and judgments upon false swearers (Zech 5:3,4;
Mal 3:5). No wonder Jesus warned the casual or
crafty that it was better simply to say “Yea, yea:
Nay, nay” (Mt 5:37).
shebO~â, shebü~â. Oath. This noun appears
thirty times in the OT, with the KJV translating it as
“oath” twenty-nine times, and as “curse” once
An oath, sh~h1,’â, should be contrasted to a
covenant, h~rIt, in order to better understand
both. An oath in the OT is a solemn verbal state-
ment or pledge that is affirmed, while the coven-
ant is the substance of an agreement itself. In the
Hebrew idiom, one would swear (shăha’) an oath
(sh~ baa), e.g. Gen 26:3, “I [God] will perform
an oath which I swore unto Abraham.” A coven-
ant, however, would be either established (Hiphil
of quim, literally, “caused to stand”) as in Gen
17:19, or it would be cut (karat) as in Jer 31:31,
“I [God] will make (cut) a new covenant with the
House of Israel.”
Oaths were made by Jehovah to show the abso-
lute certainty of his performance of that which he
promised (e.g. to Abraham, Gen 26:3; and Isaac,
Ps 105:9). Since a verbal promise from God is
absolutely certain of fulfillment, we might prop-
erly inquire why God made oaths when he spoke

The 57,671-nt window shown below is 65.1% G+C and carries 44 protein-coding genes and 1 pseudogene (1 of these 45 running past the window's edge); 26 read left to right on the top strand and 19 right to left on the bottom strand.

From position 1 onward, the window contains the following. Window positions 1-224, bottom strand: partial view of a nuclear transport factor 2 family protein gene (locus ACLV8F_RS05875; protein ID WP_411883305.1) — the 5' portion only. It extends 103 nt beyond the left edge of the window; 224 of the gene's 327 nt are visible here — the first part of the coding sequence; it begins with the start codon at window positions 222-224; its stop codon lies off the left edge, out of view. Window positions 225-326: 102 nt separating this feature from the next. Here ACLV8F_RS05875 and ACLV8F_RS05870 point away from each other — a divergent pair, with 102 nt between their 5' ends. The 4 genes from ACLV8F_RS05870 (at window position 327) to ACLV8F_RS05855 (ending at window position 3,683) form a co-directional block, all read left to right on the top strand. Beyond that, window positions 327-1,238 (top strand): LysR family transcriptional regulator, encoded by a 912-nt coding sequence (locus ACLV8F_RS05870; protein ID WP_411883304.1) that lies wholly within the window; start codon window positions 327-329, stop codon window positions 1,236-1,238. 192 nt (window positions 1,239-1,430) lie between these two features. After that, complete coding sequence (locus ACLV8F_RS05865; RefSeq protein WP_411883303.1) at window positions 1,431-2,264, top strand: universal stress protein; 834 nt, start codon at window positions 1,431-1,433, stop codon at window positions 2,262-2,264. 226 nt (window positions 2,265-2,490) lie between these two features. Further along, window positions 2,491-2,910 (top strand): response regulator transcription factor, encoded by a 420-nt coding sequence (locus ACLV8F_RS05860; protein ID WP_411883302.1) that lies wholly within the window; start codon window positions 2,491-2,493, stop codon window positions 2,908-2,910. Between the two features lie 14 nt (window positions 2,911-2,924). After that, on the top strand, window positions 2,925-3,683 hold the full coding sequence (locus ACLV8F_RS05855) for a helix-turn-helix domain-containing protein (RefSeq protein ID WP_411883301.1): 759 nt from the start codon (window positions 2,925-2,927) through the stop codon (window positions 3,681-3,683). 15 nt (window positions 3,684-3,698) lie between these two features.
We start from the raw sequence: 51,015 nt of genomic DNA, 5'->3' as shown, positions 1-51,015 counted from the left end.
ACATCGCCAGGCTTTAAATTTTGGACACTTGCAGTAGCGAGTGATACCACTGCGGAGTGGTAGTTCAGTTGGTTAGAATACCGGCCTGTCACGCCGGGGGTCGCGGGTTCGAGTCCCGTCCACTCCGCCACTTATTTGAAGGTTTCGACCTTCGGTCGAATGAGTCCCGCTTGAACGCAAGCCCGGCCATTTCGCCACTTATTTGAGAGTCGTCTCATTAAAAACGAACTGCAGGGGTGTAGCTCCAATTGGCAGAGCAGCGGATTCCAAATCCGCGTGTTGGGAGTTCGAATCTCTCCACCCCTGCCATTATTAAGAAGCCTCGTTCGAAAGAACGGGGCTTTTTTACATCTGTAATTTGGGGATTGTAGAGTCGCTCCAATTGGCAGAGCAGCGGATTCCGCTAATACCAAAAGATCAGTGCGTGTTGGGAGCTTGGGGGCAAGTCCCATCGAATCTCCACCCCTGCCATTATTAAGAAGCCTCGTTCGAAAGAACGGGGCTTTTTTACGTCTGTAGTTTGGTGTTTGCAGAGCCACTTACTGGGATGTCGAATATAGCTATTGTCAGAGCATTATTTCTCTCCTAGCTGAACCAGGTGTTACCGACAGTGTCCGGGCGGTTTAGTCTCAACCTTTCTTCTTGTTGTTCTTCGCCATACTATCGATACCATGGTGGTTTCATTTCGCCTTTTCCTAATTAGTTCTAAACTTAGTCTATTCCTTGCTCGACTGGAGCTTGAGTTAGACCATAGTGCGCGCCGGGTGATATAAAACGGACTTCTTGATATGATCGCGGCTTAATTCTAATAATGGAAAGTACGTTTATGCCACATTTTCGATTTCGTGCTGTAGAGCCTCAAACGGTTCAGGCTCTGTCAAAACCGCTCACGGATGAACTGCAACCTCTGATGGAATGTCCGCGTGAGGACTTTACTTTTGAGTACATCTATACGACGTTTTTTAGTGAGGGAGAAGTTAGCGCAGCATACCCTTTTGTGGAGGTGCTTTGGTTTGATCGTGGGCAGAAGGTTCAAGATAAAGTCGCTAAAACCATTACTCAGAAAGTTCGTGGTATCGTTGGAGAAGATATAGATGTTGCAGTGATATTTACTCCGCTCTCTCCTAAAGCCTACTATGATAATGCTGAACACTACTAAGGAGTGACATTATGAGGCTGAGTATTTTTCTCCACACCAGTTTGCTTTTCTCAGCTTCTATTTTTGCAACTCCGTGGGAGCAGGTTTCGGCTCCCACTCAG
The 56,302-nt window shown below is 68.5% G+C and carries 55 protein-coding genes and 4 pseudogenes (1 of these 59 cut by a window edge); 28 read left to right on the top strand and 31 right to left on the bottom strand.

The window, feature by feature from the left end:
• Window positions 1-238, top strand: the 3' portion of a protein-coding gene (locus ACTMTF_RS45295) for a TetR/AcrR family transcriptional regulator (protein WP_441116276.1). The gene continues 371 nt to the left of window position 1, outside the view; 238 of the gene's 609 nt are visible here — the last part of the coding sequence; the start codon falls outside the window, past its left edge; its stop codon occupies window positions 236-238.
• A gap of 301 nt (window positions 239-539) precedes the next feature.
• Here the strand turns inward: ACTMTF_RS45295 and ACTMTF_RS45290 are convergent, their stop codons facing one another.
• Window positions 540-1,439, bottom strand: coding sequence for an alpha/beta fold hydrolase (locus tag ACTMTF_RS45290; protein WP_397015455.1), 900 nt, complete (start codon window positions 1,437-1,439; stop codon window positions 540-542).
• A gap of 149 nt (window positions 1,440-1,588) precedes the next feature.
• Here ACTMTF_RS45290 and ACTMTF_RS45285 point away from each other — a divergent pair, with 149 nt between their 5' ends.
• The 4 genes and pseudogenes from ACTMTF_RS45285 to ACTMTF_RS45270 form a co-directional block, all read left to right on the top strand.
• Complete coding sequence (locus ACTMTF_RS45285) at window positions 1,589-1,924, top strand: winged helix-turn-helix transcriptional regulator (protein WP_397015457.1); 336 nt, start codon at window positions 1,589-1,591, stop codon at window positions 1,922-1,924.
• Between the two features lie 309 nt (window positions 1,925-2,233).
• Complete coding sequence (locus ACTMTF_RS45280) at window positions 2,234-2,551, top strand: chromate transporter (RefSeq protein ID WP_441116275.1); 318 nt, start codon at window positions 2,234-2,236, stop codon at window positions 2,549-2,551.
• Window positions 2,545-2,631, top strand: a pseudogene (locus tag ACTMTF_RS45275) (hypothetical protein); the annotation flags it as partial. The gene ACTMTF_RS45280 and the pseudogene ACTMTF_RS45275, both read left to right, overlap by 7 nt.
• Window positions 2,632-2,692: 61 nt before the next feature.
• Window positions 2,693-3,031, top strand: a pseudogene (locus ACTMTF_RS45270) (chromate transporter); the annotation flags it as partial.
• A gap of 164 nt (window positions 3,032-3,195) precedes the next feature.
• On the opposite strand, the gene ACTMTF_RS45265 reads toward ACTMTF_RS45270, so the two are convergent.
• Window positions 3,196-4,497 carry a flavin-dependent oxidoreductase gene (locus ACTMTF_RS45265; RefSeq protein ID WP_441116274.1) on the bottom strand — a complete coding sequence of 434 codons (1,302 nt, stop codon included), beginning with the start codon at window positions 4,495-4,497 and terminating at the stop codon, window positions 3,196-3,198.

with the patriarchs and David? It cannot be that
the unchangeable one wished to prevent himself
from later changing his mind. No! The answer
must be that he made the oaths both for the bene-
fit of the patriarchs and those who would follow
them, including us who are alive today. They are
a teaching method of God, a gracious instrument
to help the weak faith of every generation to be-
lieve that God will someday absolutely accom-
plish his promises to his people, despite dis-
couraging external circumstances.
Oaths were made by men or women to attest to
The afterwards of the life of power
Whither I go, thou canst not follow Me now; but thou shalt follow Me
afterwards. John 13:36.
“And when He had spoken this, He saith unto him, Follow Me.” Three
years before, Jesus had said—“Follow Me,” and Peter had followed
easily, the fascination of Jesus was upon him, he did not need the
Holy Spirit to help him to do it. Then he came to the place where he